A hulking man wore a white sport jacket and a kind smile, looking far younger than his ninety years.

He had a slight Southern drawl as he chatted and chuckled with everyone who stopped by to visit with him. And they were legion.

They brought hocks and machetes, photographs and art, some even delivered gifts. Tucked behind stacks of pictures and books and other memorabilia, were a bottle of water and a tin of Skoal.

It was not unlike scenes that play out in towns large and small throughout the United States and beyond. The elder statesman whom everyone knows and respects. Who’d accomplished much, drew stories from what seemed an endless well, and always left them “wanting more.”

That was the scene at HorrorHound in Cincinnati, Ohio in March of 2016 when I had the distinct pleasure of meeting Ted White. In fact, I was with the entire crew of the Return to Camp Blood podcast, and we too came bearing gifts. A bottle of Johnny Walker. Mr. White’s favorite. It was a token of our appreciation for an interview he had done with us several months earlier. As well as for his phenomenal performance as Jason Voorhees in Friday the 13th: The Final Chapter, to say nothing of his service to our country many years before that. Several of our number had also been in the military, and Mr. White’s service meant even more to them than his turn that set the standard for Crystal Lake marauders.

He spoke with each of us one at a time, shook our hands, and decided to take a group photograph, at no charge, because he was touched by our gift.

It was to be Mr. White’s final convention, which time has proven not quite accurate, but over the course of three days, Friday fanatics believed they were saying goodbye. It was a sentiment that carried through the weekend as time and again, men, women and children approached a legend to say thank you and farewell.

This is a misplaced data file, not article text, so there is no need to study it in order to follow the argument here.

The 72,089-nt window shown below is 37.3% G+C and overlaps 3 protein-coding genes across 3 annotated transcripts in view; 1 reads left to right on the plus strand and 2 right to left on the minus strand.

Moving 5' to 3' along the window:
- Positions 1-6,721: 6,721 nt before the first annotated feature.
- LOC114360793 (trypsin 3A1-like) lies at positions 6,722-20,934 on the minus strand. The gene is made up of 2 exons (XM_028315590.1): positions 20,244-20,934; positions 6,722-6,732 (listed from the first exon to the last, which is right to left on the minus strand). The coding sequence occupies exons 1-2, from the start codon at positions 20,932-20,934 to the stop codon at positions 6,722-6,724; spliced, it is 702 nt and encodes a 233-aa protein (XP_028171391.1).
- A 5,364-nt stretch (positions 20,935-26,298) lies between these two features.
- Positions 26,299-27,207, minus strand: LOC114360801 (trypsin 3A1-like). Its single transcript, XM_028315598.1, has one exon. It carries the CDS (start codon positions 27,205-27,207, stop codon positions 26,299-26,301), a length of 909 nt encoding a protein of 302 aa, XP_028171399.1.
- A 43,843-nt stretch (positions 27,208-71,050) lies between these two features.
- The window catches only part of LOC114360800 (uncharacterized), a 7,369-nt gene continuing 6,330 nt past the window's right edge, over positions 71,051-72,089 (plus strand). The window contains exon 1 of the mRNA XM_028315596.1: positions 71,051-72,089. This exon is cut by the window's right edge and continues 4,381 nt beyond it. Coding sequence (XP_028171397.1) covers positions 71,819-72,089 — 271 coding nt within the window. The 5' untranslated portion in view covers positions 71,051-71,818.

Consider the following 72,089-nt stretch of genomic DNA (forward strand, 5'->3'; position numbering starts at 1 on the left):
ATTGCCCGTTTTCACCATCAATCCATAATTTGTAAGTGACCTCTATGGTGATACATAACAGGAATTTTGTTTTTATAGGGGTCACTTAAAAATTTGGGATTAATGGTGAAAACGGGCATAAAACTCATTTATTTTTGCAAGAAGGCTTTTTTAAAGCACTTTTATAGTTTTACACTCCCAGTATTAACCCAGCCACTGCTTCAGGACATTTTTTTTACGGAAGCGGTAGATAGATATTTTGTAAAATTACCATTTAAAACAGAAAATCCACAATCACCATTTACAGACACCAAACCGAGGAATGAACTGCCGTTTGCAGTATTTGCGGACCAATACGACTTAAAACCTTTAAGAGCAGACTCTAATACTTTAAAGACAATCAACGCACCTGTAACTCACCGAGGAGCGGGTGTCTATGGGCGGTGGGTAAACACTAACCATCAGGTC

At what was to be his last panel, he entered the room to a raucous ovation that had everyone on their feet in awe and appreciation. When the floor opened for questions, a man stood in the front row who had also served in the military, and he thanked Mr. White for his devotion to the nation. Mr. White seemed humbled by the kind words, but it was not an act, it was a true representation of Ted White.

He told stories that left everyone smiling and laughing, and as he was apt to say, “wanting more.” In fact, one of his fellow panelists, Judie Aronson (Samantha from The Final Chapter), shared her memories of “this great gentleman” who refused to continue his role if she were not allowed to get out of the water on a frigid night because she was suffering as they attempted time and again to film her death scene. It turned out that she had been stricken with hypothermia, which affects her to this day. It meant more to Mr. White that she be safe and comfortable than for him to receive a paycheck. And that is about all you need to know about Ted White.

When he rose to walk out of that room, again he looked out at a throng of people on their feet, applauding, cheering, and most certainly wanting more.

It’s been nearly 34 years since Mr. White fulfilled the role of Jason Voorhees, but the impact of that performance is perhaps more powerful now than it had been more than three decades prior.

Many Friday fans consider The Final Chapter to be the finest film the franchise has produced, and despite memorable turns from Kane Hodder and C.J. Graham, Mr. White’s performance continues to be lauded as the best we’ve had the privilege to witness. In fact, when Derek Mears donned the hock for the 2009 reboot, he noted that he emulated his portrayal after Mr. White’s. And that comes from the man whom, in this writer’s opinion, was the most terrifying Voorhees of them all.

When Mr. White rose from his table and exited that convention, for what was believed to be the final time two years ago, he again was met with applause and appreciation. And though he has since returned, one thing remains beyond dispute, terms like respected, adored and loved are not firm enough, because Ted White is revered. And always leaves us wanting more.

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